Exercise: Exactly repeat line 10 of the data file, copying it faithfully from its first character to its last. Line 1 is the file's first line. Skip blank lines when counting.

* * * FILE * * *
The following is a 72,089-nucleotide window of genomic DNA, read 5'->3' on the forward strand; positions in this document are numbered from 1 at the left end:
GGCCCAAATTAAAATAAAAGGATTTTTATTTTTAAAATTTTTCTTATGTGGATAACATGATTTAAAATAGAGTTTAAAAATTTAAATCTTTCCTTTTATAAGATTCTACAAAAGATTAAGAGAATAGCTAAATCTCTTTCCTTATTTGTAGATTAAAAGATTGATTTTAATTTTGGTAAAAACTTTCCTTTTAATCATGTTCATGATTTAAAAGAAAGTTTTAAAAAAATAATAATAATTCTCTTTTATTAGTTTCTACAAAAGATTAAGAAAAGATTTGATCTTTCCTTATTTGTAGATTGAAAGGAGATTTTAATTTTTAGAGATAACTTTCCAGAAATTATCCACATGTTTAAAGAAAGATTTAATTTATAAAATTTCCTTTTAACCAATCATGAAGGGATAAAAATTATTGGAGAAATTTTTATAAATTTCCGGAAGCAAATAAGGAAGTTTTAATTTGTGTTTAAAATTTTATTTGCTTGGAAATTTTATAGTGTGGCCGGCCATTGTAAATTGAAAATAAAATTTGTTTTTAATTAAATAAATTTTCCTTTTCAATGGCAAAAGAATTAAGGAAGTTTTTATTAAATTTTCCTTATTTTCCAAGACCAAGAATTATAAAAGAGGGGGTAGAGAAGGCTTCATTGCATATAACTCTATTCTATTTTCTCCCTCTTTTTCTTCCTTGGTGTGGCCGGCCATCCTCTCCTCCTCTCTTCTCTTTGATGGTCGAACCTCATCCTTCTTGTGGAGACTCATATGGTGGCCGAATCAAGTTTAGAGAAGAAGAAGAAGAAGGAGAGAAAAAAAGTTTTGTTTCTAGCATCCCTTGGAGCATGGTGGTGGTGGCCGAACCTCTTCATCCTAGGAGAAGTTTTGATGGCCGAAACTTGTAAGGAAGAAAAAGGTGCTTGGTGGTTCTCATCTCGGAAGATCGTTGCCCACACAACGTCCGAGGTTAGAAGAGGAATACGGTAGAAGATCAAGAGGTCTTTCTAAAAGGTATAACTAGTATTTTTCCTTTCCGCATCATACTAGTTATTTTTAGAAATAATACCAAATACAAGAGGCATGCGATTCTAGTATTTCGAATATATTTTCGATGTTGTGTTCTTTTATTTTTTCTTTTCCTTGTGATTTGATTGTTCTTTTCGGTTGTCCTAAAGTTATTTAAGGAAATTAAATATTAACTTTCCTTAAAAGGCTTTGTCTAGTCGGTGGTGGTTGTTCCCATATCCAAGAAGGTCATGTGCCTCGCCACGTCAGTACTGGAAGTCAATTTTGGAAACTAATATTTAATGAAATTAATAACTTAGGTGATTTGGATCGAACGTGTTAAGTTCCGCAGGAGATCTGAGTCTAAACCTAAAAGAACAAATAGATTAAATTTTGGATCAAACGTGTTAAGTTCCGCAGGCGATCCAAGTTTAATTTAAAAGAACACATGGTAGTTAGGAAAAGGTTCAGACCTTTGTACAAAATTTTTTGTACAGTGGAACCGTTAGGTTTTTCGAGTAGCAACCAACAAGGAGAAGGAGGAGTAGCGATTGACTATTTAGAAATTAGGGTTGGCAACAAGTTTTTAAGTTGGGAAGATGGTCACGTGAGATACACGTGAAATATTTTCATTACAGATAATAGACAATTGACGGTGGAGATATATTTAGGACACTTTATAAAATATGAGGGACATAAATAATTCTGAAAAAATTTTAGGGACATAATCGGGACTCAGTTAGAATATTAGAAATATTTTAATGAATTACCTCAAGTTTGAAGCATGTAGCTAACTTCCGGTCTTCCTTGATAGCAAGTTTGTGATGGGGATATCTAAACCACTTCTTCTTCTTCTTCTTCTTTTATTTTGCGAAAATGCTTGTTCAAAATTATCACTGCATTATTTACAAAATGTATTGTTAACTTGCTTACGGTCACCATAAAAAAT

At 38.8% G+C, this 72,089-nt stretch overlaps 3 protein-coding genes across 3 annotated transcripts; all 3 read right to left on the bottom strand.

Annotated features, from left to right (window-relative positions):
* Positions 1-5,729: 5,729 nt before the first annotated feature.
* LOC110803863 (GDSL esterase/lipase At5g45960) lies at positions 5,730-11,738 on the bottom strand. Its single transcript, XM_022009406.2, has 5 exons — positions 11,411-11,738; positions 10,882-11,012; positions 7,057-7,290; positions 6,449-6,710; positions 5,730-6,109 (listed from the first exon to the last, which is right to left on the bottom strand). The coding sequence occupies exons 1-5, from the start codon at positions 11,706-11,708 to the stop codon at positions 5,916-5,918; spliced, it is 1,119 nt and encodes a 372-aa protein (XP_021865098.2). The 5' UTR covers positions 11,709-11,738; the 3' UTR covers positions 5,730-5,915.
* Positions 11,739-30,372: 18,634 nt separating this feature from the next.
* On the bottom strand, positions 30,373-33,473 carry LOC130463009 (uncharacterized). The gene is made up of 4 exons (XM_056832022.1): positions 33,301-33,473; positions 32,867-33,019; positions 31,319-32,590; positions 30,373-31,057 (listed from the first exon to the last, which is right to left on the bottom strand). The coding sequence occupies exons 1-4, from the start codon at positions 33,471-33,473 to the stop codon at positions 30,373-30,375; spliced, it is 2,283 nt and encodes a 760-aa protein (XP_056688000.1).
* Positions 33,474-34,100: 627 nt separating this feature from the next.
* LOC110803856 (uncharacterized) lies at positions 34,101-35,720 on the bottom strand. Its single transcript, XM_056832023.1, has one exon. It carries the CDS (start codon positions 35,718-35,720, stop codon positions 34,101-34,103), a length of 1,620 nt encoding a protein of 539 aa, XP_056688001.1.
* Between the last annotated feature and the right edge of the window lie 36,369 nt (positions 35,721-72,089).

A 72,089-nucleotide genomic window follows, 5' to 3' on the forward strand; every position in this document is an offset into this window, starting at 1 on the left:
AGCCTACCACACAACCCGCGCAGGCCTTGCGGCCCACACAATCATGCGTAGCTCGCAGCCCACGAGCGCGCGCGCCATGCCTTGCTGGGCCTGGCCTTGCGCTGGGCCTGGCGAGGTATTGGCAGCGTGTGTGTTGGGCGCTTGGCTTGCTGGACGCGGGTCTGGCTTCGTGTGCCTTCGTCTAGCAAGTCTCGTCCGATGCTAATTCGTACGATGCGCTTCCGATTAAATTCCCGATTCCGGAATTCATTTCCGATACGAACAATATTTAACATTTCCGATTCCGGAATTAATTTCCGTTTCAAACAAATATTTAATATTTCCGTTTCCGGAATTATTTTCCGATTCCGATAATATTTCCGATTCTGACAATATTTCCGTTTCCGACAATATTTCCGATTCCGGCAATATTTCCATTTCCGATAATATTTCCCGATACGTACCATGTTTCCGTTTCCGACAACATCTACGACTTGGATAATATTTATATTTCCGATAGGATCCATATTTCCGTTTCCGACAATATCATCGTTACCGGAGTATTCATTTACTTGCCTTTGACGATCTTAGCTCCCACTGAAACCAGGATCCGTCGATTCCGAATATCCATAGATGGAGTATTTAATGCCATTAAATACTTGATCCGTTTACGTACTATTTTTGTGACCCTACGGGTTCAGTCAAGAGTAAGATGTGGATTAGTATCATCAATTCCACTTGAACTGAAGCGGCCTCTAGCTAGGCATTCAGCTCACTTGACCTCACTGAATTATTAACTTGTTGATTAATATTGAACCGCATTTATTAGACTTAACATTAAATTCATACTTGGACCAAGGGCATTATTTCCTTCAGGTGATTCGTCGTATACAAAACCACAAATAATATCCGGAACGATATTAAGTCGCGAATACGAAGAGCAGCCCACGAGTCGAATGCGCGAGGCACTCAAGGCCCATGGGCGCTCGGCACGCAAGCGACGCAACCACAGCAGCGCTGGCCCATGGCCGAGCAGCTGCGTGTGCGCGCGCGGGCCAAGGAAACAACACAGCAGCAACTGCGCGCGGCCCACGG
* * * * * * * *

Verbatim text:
* LOC110803856 (uncharacterized) lies at positions 34,101-35,720 on the bottom strand. Its single transcript, XM_056832023.1, has one exon. It carries the CDS (start codon positions 35,718-35,720, stop codon positions 34,101-34,103), a length of 1,620 nt encoding a protein of 539 aa, XP_056688001.1.